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Train riders held up their phones as passenger was attacked, raped; suspect claims act was consensual

Image source: YouTube screenshot

Train passengers held up their phones in the direction of an attack on a woman passenger that resulted in a rape, the police chief of the Southeastern Pennsylvania Transportation Authority told KYW-TV.

What are the details?

"There were people witnessing the act with phones in their hands," SEPTA Police Chief Thomas Nestel told the station of the attack during a train ride last week in Upper Darby, which borders Philadelphia.

Nestel added that "people were holding their phone[s] up in the direction of this woman being attacked," KYW reported.

Image source: YouTube screenshot

And despite all the apparent phone usage, none of the passengers called 911, he said, according to the station.

Meanwhile, the suspect — Fiston Ngoy — told police he recognized the woman, approached her to start a conversation, and that their encounter was consensual, the Philadelphia Inquirer reported, citing the affidavit of probable cause for his arrest. The woman told police Ngoy's claims are false, the paper added.

More from the Inquirer:

Investigators say that the victim was alone when Ngoy, 35, sat down next to her in the railcar Wednesday night and that he ignored her pleas to go away. That account, along with the violent attack that followed, was corroborated by SEPTA surveillance footage, the affidavit said.

Ngoy remained in custody Monday in lieu of $18,000 bail, awaiting an Oct. 25 preliminary hearing in Upper Darby.

The assault took place just before 10 p.m. Wednesday as the train on the Market-Frankford Line headed west toward Upper Darby. It was unclear Monday how crowded the train was at the time, but Upper Darby Police Superintendent Timothy Bernhardt said that had bystanders intervened, the victim may have been spared from the attack.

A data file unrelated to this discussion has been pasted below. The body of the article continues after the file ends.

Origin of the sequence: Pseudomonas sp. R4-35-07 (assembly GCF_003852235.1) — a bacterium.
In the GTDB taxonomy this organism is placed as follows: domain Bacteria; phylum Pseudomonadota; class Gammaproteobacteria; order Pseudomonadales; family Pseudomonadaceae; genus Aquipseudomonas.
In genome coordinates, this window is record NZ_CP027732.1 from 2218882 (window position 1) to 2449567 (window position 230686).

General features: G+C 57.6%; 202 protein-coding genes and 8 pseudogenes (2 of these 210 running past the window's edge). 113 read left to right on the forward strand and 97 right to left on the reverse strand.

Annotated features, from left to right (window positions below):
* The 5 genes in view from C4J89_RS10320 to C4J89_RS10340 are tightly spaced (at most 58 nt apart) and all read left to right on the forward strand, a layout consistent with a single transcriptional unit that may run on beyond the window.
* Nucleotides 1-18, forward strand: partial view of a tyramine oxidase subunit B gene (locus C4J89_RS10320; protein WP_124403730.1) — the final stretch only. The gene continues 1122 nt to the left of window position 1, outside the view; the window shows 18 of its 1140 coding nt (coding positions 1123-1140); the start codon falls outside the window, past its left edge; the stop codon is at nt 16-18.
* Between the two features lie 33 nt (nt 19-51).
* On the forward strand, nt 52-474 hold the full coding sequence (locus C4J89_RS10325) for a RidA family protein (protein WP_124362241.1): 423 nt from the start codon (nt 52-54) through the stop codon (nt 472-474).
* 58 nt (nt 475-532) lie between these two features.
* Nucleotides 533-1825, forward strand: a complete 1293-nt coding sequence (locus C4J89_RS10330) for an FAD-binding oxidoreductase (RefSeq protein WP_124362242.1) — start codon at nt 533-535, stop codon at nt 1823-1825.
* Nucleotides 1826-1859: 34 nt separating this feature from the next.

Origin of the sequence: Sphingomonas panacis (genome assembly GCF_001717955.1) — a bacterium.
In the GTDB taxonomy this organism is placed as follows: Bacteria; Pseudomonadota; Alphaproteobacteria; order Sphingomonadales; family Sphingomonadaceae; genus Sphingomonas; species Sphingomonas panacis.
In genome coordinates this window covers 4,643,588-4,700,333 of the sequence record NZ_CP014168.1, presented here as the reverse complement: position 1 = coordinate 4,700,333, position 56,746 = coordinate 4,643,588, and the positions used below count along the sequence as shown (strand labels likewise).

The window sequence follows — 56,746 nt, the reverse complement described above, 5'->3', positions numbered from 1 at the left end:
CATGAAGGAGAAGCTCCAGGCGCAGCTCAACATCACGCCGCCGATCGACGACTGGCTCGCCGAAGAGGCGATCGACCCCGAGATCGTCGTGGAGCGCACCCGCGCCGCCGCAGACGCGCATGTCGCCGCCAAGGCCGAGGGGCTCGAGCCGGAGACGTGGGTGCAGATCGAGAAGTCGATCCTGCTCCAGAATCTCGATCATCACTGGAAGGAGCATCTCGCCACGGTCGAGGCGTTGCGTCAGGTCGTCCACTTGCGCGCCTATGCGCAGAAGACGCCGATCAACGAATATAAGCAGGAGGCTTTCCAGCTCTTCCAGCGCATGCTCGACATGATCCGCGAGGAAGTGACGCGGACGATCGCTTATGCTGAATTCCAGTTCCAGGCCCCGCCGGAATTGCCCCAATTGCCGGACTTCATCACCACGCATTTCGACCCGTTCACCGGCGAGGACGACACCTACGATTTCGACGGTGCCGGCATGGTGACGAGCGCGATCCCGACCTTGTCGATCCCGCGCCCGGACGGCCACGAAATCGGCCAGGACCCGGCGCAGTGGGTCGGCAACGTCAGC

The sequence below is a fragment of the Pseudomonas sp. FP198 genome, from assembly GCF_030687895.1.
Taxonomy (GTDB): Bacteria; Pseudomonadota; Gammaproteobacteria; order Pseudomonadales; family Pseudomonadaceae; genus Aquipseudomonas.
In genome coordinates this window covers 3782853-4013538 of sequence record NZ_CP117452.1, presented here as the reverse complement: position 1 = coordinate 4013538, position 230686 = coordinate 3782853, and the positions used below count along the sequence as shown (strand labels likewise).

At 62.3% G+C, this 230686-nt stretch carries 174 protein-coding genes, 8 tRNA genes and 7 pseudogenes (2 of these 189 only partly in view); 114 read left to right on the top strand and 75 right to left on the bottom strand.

'Somebody should have done something'

"There was a lot of people, in my opinion, that should have intervened. Somebody should have done something," Bernhardt said Saturday, according to the paper. "It speaks to where we are in society and who would allow something like that to take place. So it's troubling."

Nestel on Monday added to the Inquirer that his SEPTA officers need train riders to assist in such situations: "Riders don't always know when to contact the police. I'm here to tell you that when you see inappropriate behavior, behavior you wouldn't want your 10-year-old to see, call 911."

The paper said the alleged victim told police she recalled getting on the train and then nothing until officers pulled the attacker off her.

Image source: YouTube screenshot

She told police she had a few beers after work and got on the wrong train, the Inquirer reported, adding that investigators said in the affidavit she boarded the subway car at 9:15 p.m. at the Frankford Transportation Center in northeast Philadelphia.

Ngoy got on the train about a minute later, the paper said, citing the affidavit, and he began to talk to her shortly afterward and moved to the seat next to her. The Inquirer said the woman repeatedly pushed Ngoy away, and at one point video shows he grabbed her breast.

"Throughout this time, the victim is obviously struggling with keeping him off of her," investigators wrote in the affidavit, the paper reported.

Ngoy raped the woman at 9:52 p.m., and SEPTA Transit Police officers pulled him off her after the train arrived at the 69th Street stop in Upper Darby, the Inquirer said, citing the affidavit.

More from the paper:

Ngoy later told police that he had seen the woman before and then struck up a conversation with the woman on the train that escalated into kissing and physical contact, the affidavit said. He claimed that she initiated the sexual encounter and never resisted his advances.

The victim, in a statement given to police at Delaware County Memorial Hospital, said she had never seen Ngoy before, and never gave him permission to touch her.

Ngoy faces charges of rape, involuntary deviate sexual intercourse, sexual assault, and related offenses. There was no indication Monday he had an attorney.

He listed Broad Street Ministry — an outreach center in Center City — as his last known address. A spokesperson for the organization said she could not comment Monday on whether Ngoy received services at the ministry.

Nestel told KYW that train riders must "be angry, be disgusted, be resolute about making the system safe by contacting us" when they witness crimes.

SEPTA Riders Held Up Phones As Woman Was Raped On El Train In Upper Darby, Authorities Sayyoutu.be

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